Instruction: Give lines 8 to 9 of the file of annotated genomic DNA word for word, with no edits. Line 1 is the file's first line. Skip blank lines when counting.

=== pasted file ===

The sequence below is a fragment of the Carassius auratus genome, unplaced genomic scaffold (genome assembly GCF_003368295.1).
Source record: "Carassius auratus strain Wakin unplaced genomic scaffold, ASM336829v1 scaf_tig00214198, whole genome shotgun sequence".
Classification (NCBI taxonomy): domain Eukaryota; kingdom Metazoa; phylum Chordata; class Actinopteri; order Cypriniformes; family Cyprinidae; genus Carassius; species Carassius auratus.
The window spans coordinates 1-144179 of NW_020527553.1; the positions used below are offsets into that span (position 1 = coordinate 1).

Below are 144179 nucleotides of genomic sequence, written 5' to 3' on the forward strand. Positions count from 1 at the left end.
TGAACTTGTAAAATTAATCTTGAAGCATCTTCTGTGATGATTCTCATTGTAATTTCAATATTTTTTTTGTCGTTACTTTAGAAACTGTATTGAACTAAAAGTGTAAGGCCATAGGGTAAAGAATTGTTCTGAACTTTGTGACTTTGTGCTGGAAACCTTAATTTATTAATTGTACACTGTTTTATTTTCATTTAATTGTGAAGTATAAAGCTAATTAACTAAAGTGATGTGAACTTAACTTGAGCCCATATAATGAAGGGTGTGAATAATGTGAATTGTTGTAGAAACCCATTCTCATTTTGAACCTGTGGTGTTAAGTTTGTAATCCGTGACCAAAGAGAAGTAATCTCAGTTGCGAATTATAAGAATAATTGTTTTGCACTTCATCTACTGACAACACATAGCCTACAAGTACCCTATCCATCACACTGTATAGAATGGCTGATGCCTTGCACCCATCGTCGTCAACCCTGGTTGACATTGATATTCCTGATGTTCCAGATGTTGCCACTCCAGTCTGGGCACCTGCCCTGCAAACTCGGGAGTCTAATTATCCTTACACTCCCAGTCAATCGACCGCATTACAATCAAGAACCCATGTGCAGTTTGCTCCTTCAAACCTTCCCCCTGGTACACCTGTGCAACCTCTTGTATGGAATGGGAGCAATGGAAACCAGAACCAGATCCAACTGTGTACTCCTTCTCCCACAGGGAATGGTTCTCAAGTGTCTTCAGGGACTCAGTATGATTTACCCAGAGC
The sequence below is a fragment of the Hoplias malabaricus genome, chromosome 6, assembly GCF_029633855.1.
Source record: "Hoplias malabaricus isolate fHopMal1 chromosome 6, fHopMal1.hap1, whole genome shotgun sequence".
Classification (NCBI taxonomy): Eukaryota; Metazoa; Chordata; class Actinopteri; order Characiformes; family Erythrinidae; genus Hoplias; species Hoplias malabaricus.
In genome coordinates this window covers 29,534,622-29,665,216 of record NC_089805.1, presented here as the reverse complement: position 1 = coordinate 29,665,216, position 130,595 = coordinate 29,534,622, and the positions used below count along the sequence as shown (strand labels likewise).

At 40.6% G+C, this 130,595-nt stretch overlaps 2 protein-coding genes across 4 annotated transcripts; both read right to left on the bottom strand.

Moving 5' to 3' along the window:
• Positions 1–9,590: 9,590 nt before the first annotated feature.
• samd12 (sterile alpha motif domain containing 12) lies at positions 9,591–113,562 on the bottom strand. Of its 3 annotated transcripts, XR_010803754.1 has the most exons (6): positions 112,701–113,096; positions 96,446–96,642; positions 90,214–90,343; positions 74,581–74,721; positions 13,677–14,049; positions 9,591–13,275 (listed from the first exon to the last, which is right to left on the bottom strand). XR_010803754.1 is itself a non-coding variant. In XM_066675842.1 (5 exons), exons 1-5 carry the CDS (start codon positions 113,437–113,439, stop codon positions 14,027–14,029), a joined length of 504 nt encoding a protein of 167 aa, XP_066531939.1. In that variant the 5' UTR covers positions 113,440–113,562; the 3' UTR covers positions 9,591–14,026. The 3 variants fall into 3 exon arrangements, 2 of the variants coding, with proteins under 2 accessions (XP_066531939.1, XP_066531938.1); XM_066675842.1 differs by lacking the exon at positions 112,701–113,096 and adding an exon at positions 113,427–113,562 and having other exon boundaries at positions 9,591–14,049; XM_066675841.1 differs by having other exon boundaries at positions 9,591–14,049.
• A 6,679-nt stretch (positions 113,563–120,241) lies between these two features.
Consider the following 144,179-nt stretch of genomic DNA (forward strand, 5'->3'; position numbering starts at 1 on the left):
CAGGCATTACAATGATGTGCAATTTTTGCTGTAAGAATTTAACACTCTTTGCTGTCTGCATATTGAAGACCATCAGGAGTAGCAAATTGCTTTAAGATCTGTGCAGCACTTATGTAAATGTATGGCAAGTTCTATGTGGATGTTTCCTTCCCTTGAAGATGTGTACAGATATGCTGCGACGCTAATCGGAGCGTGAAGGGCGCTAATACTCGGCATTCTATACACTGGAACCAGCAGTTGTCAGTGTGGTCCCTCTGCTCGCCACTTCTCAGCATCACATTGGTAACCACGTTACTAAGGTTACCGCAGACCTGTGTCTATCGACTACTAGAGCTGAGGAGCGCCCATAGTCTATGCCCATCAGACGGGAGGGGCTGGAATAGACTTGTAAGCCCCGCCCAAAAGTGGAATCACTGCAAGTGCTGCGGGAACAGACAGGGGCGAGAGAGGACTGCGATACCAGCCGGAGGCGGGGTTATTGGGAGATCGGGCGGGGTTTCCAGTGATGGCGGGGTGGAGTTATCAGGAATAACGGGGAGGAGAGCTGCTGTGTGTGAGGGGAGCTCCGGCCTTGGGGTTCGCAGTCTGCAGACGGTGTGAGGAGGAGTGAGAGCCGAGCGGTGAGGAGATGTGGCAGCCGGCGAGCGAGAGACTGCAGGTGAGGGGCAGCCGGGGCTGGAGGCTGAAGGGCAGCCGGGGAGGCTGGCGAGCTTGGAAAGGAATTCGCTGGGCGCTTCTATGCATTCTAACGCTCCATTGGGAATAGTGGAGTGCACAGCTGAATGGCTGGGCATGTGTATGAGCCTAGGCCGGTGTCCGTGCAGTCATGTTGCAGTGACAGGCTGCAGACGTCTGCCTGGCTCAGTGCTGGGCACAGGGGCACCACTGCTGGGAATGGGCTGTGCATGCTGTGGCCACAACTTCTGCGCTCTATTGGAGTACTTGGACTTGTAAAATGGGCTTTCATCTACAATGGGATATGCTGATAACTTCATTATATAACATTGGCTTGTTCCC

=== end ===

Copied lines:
Source record: "Hoplias malabaricus isolate fHopMal1 chromosome 6, fHopMal1.hap1, whole genome shotgun sequence".
Classification (NCBI taxonomy): Eukaryota; Metazoa; Chordata; class Actinopteri; order Characiformes; family Erythrinidae; genus Hoplias; species Hoplias malabaricus.